Nashville explosion believed to be "an intentional act," police say

Nashville, Tenn. - A large explosion broke through downtown Nashville early Christmas morning in what police call a "premeditated act" that was apparently triggered by a motor home that issued warnings of a bomb before it exploded. CBS subsidiary WTVF reports that the explosion was felt across much of Davidson County around 6:30 a.m.
Law enforcement sources tell CBS News that they found what appeared to be human remains near the site of the explosion. They did not state whether the remains were from someone linked to the explosion or from an innocent victim.
"The explosion was significant as you can see," police spokesman Don Aaron said at a meeting on Friday morning. "We believe the explosion was a deliberate act."
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A law enforcement officer walks past damage from an explosion in downtown Nashville, Tennessee on December 25, 2020. / Photo credit: Mark Humphrey / AP
Three people were rushed to hospital for treatment, but officials said the injuries were not critical. Police said an officer was knocked off his feet in the explosion.
Nashville police chief John Drake said officers received a "gunshot" call around 5:30 am in the Second Avenue area near Commerce Street.
"When the officers replied, they came across a motor home with a record that said a potential bomb would explode within 15 minutes. When the officers heard this, they decided to evacuate nearby buildings and knocked on doors , made announcements to get people to safety. "
"Shortly afterwards the motor home exploded," said Drake.
On Friday afternoon, the police department tweeted a photo of the mobile home taken by a surveillance camera before the explosion and asked everyone to contact the authorities with information about how to do so.
BREAKING: This is the RV that exploded on 2nd Ave N this morning. It arrived on 2nd Ave at 1:22 am. Have you seen this vehicle in our area or do you have information about it? Please contact us via Crime Stoppers at 615-742-7463 or online at @ATFHQ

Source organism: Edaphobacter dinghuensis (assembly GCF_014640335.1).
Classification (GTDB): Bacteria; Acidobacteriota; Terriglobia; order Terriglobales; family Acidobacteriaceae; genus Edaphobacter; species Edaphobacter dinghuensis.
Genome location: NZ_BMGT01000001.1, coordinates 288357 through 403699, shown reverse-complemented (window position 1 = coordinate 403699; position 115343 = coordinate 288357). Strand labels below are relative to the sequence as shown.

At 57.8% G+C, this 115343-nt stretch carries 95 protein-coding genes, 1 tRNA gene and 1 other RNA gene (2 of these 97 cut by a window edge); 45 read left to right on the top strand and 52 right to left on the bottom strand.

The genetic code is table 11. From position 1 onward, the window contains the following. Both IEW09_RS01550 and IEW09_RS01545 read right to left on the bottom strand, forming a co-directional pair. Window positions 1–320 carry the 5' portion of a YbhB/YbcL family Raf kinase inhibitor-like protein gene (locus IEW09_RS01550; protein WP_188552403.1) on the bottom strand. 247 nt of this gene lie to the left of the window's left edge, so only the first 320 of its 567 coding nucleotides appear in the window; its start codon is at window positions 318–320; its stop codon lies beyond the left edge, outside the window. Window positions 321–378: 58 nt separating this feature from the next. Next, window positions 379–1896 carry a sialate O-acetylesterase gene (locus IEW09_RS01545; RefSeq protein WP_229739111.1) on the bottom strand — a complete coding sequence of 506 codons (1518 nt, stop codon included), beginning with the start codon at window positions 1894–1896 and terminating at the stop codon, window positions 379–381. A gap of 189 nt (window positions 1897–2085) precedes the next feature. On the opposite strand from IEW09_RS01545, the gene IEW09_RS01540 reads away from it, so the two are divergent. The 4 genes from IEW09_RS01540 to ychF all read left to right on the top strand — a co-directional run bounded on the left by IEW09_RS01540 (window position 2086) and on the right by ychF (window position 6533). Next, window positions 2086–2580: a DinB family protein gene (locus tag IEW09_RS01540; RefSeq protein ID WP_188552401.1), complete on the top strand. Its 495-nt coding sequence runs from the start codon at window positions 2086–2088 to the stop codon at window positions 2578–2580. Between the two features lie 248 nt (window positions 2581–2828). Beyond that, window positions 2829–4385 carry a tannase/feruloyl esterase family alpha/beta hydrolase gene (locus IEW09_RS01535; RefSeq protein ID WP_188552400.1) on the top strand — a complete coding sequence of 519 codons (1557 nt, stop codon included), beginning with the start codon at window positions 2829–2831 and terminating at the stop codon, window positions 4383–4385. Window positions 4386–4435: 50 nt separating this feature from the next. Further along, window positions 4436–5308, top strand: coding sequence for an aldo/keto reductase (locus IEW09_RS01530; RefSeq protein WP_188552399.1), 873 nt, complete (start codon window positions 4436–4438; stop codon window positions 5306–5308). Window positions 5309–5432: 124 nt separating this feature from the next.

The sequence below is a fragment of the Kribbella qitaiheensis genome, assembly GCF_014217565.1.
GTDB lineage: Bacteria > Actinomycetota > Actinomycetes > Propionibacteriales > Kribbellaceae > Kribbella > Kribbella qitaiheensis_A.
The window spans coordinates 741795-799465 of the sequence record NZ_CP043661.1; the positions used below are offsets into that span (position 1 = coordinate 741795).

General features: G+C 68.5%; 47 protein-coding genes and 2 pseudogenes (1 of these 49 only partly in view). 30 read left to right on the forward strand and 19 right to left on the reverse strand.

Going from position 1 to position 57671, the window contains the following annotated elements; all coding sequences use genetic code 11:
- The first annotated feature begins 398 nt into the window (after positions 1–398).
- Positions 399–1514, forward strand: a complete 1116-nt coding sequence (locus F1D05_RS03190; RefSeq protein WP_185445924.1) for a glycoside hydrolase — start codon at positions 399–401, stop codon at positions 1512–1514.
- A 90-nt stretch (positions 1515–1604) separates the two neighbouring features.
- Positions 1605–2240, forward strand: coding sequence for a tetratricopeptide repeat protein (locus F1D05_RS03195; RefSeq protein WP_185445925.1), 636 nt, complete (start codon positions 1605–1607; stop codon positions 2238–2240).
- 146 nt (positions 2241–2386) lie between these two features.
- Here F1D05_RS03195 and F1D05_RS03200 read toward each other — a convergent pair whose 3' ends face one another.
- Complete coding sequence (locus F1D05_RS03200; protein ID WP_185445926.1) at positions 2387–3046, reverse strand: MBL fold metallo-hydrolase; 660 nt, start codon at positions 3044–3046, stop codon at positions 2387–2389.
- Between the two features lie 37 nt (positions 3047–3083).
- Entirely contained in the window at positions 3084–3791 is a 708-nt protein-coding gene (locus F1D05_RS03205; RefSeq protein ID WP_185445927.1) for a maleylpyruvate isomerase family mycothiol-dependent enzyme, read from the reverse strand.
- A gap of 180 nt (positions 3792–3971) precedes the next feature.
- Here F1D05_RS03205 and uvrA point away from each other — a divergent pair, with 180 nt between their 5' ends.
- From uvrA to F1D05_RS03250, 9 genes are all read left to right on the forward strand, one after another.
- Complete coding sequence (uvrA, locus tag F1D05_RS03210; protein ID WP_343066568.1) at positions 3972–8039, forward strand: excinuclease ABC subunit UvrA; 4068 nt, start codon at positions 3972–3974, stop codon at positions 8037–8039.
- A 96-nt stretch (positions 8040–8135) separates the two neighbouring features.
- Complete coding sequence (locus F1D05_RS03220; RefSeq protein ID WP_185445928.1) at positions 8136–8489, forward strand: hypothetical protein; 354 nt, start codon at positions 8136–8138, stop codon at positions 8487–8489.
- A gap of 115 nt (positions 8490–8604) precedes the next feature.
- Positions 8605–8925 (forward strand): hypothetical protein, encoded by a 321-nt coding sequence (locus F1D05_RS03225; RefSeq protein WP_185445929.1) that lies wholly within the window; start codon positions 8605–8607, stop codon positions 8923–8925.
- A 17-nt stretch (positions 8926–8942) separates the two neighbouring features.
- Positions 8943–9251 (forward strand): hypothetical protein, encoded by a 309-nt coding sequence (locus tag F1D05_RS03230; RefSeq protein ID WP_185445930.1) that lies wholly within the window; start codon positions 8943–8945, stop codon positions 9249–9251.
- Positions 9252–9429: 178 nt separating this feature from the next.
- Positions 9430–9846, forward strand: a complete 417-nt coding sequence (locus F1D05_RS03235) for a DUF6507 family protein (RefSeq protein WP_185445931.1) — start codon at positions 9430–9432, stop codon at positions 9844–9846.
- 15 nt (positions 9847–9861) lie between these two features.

- Metro Nashville PD (@MNPDNashville) December 25, 2020
"We don't know of any other imminent threat to the area right now," said Aaron.
The FBI and ATF are now taking the lead in the investigation. FBI Deputy Special Agent Matt Foster said at a lunchtime briefing, "We're doing everything we can to find out who is responsible for what happened here today. Investigative leads must be followed up. There are also technical leads." Work that has to happen. "
He urged anyone with information to go to or call the 1-800-CALL-FBI for advice.
"Please tell us what you know. We need your pointers, we need your help," he said.
The explosion caused damage to nearby buildings and broken windows in the area when a cloud of black smoke rose over Second Avenue.
The blast took place outside of 166 Second Avenue, the AT&T building, but police said investigators were not yet sure if this location was chosen on purpose.
WTVF reports that the explosion caused AT&T outages across the region and affected 911 lines for local law enforcement agencies. In a statement, AT&T said, "Service to some customers in the Nashville area may be affected by damage to our facilities from the explosion this morning. We are in contact with law enforcement and are working to restore it as quickly and safely as possible of service. "
In addition, the FAA temporarily suspended flights from Nashville due to telecommunications problems.